Magical, mystical mushrooms


Magical, mystical mushrooms

They've fascinated LIENTJIE WESSELS all her life — first her imagination, then her palate. She also shares three recipes.


MUSHROOMS have fascinated me all my life. My initial fascination was more with the stories and myths than the accompanying walk through the mushrooms' natural habitat of dark, forest-like parts.

Such are mushrooms that miraculously, one morning after a good downpour, they appear everywhere under the trees in the garden like little soldiers on the lawn. I was always convinced that there is a whole parallel life and community in our gardens, parks and fields.

There were the more sophisticated suburban types and the much more tedious farm-and-field communities, where all kinds of creatures walk hand in hand with mushrooms.

On our farm, if all the weather conditions cooperated nicely, hundreds of mushrooms appeared on abandoned termite mounds. These mushrooms are Termitomyces.

At first, they just lit up my imagination. Later, when I started eating mushrooms, which was only when I was about 14, I went back to Termitomyces, prepared them in various ways and dried them for an umami-filled powder that has multiple uses.

I wouldn't suggest that you should pick mushrooms without someone who really knows what they're doing. I also got Boletus. Quite a few people do this in Gauteng, the Western Cape and Mpumalanga. I still want to go foraging for wild mushrooms in Kaapsehoop with my old friend Heidi Bouwer.

One of the nicest trends I hope will remain a part of our kitchens forever is all the “kits" you can order online then grow and harvest at home. Because they grow so quickly, I think they will capture any child's imagination, and taking it further, making a meal is fun for the family.

Check out Takealot, MyShrooms, Green Cloud Solutions and Mushrush for your kits; mine is coming.

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After my slow start as a child, I am now completely converted and can eat mushrooms every day. There are 30 species in the world that we regularly eat, but there are possibly many more out of the 10,000 mushrooms we are still unsure about.

Most cooks and chefs refer to mushrooms as “meaty" and there is a reason for that: even though they are sold with vegetables, fungi and mushrooms have protein compositions similar to those of animals.

You can fry mushrooms and eat them on toast or put stuffed mushrooms on the fire. You can make “meatballs" with mushrooms and lentils — endless possibilities.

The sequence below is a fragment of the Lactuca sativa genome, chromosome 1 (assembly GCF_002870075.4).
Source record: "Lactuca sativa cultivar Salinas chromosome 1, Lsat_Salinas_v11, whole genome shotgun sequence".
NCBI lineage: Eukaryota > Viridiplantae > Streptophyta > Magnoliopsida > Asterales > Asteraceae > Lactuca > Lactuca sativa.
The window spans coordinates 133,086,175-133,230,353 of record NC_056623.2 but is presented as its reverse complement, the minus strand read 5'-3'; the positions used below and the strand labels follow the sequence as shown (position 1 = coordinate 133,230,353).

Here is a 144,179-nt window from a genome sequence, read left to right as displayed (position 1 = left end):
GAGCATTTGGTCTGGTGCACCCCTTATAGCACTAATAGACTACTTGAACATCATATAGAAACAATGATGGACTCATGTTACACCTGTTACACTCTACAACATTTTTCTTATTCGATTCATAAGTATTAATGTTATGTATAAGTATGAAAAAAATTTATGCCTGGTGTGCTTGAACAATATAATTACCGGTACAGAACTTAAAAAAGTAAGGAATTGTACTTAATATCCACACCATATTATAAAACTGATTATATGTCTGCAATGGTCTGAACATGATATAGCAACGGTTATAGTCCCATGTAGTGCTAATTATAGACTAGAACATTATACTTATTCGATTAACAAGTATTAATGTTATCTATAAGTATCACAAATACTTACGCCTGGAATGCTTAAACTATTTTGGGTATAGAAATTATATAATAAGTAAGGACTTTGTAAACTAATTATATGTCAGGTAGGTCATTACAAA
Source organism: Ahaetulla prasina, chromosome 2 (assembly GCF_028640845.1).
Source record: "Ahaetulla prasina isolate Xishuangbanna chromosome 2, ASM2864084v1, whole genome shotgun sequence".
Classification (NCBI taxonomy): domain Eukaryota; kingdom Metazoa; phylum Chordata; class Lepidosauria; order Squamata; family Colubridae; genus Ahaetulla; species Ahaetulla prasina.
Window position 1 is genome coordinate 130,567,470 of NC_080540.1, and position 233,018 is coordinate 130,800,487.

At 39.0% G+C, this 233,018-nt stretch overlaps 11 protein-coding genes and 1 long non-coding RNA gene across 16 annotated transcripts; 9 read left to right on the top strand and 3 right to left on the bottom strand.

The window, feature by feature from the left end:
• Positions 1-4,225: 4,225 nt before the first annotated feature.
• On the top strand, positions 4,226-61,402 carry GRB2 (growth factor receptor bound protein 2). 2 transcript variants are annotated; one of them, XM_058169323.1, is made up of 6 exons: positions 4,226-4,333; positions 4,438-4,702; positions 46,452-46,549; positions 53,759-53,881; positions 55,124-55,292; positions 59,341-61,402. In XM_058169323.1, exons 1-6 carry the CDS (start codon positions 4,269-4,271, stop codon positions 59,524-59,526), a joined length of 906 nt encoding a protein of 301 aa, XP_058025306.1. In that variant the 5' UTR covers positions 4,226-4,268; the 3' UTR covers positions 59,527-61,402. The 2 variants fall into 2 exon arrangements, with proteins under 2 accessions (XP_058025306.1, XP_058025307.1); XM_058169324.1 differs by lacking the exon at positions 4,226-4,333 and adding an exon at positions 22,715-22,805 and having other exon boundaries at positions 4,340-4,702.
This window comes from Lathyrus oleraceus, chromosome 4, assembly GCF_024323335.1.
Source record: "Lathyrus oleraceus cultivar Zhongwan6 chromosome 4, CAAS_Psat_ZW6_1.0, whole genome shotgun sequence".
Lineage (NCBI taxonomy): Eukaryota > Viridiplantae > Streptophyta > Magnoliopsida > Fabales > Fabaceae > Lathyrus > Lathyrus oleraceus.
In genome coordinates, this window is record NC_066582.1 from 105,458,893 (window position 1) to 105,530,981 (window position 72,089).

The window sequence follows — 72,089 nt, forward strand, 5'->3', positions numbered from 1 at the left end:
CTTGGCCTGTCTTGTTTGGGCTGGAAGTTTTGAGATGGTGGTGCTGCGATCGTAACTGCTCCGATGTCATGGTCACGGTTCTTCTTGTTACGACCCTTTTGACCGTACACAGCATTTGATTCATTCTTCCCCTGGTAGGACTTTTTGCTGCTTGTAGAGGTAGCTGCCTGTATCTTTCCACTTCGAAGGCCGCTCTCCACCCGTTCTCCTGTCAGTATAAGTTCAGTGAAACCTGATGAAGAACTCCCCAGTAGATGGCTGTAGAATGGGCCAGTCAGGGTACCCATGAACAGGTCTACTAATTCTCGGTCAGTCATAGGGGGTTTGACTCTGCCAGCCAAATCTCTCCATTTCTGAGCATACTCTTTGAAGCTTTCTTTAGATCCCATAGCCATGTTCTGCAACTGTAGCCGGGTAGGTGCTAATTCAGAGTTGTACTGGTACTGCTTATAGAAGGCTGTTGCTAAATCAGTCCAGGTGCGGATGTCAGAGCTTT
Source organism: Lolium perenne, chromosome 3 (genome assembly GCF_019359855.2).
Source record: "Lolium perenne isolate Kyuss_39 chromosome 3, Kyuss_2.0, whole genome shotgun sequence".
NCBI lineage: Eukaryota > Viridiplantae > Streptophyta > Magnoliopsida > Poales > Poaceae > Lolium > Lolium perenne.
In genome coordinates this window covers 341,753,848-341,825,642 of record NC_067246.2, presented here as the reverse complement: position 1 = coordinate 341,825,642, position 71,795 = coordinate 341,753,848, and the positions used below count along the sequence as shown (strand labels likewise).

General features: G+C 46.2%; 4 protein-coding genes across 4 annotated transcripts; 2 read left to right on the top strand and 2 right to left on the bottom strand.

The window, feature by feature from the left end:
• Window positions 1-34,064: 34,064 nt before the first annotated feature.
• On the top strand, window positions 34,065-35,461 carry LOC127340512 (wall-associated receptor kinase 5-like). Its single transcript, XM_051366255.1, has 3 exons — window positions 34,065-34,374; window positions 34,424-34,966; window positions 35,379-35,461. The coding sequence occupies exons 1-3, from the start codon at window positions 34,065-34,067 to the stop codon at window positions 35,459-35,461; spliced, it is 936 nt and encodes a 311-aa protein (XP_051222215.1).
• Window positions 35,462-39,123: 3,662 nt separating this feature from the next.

Today, I want to share a classic French mushroom salad that highlights my love for the taste of a raw mushroom. Eat immediately or save it in the fridge for a day or two as a light pickle salad. I made and served mine with a sweet potato and potato tortilla; it would also be excellent with any cheese pasta/potato dish or roast chicken.

Then, I want to share the umami bomb mushrooms from René Redzipi's restaurant, Noma, in Copenhagen. These are quickly fermented mushrooms, and when they were ready I fried them in a bit of butter and served them in a buddha bowl with brown rice, beans, coriander, carrots, green onions, peanuts and a delicious ginger and honey soy sauce. The mushrooms had a delightful umami taste … this bowl was  delicious.

There is also a one-dish mushroom and potato dish that will work wonderfully as we approach autumn (the heat is almost over). This is an old stalwart; we can replace the cream with full-cream yoghurt for a healthier variation.

Raw mushroom salad


  • 300g mushrooms of your choice
  • 2 tablespoons parsley, finely chopped
  • 2 cloves garlic, finely chopped
  • 2 tablespoons extra virgin olive oil
  • 1 tablespoon lemon juice
  • 1 teaspoon light balsamic vinegar
  • Salt & pepper


1. Cut mushrooms into slices.

2. Place all the other ingredients together in a jar, shake well and pour over the mushrooms just before serving.


Fermented mushrooms


  • 250g mushrooms of your choice, can also be a mixture.
  • Teaspoon of good Himalayan or Kalahari salt.
  • Jar big enough for a plastic bag full of lentils.


1. Rub the mushrooms clean with a clean cloth, place in a bowl, sprinkle with salt and massage in gently.

2. Place the mushrooms in a well-sterilised jar and put a plastic bag of lentils on top of them before screwing on the lid. Leave for up to five days. The longer you leave them, the more fermented the mushrooms become.


One-dish mushrooms with baby potatoes

(4 people)


  • 500g baby potatoes cut in half and cooked until just tender 
  • 250g portobellini mushrooms
  • 200g white mushrooms
  • 3 cloves of garlic, finely chopped
  • 3 tablespoons extra virgin olive oil
  • 3 tablespoons fresh thyme or 1 dried
  • ½ teaspoon chilli
  • 2 tablespoons lemon juice
  • ½ cup vegetable stock
  • ½ cup cream or full cream yoghurt
  • ½ cup white wine
  • Handful of chopped spring onions


1. Cut the mushrooms in half and place with the potatoes, lemon juice, garlic, oil, salt, pepper and thyme in a roasting pan and roast for 15-20 minutes at 200ºC. You only want everything golden brown.

2. Pour wine into a pot on the stove and cook until you don't smell alcohol, then add the vegetable stock, cream or yoghurt and cook for about 5 min.

3. Now pour the roasted vegetables into the sauce, mix and bring to the boil.

4. Sprinkle with spring onions and eat as is or with brown rice or whole grain bread.


♦ VWB ♦

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